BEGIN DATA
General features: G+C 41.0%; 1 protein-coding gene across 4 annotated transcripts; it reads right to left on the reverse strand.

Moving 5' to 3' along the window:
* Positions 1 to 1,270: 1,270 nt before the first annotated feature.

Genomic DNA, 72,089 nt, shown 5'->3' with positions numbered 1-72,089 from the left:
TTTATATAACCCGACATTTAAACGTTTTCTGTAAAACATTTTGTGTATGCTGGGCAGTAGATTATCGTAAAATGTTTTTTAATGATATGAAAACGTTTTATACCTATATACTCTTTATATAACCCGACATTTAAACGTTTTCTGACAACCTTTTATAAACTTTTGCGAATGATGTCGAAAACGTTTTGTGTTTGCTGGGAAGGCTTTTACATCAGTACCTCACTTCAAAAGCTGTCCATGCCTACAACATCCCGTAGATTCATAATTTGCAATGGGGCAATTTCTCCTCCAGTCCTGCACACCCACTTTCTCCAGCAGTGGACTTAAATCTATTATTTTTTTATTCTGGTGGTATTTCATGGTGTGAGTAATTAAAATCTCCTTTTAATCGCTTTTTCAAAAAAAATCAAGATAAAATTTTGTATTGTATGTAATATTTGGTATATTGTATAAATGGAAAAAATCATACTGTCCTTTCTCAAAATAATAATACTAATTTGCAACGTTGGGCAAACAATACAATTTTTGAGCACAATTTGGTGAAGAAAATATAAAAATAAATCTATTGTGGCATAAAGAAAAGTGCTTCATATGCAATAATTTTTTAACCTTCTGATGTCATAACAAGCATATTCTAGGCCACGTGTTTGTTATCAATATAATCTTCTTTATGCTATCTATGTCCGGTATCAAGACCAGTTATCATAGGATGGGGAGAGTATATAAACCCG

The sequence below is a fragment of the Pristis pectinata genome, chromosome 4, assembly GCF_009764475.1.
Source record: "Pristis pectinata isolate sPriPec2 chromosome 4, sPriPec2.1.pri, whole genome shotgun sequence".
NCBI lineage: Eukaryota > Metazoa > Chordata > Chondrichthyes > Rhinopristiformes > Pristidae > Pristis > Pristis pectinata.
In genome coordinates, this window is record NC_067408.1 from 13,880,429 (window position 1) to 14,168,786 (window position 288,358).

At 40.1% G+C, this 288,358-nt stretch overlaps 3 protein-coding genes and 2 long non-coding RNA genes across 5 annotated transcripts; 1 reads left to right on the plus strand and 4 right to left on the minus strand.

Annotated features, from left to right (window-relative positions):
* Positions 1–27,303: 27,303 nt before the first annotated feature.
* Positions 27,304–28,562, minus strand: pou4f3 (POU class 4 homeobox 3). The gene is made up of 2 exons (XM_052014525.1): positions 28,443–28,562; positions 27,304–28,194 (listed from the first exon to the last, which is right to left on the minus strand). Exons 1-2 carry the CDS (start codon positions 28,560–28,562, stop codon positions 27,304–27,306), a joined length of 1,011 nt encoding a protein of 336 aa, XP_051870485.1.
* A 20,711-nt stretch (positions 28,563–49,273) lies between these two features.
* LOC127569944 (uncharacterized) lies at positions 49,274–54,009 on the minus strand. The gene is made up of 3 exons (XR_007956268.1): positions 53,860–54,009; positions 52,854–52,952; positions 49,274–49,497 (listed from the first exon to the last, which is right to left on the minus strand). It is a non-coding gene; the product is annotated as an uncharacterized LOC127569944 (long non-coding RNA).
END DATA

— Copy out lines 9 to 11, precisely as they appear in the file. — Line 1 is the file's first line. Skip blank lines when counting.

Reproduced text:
In genome coordinates, this window is record NC_067408.1 from 13,880,429 (window position 1) to 14,168,786 (window position 288,358).

At 40.1% G+C, this 288,358-nt stretch overlaps 3 protein-coding genes and 2 long non-coding RNA genes across 5 annotated transcripts; 1 reads left to right on the plus strand and 4 right to left on the minus strand.

Annotated features, from left to right (window-relative positions):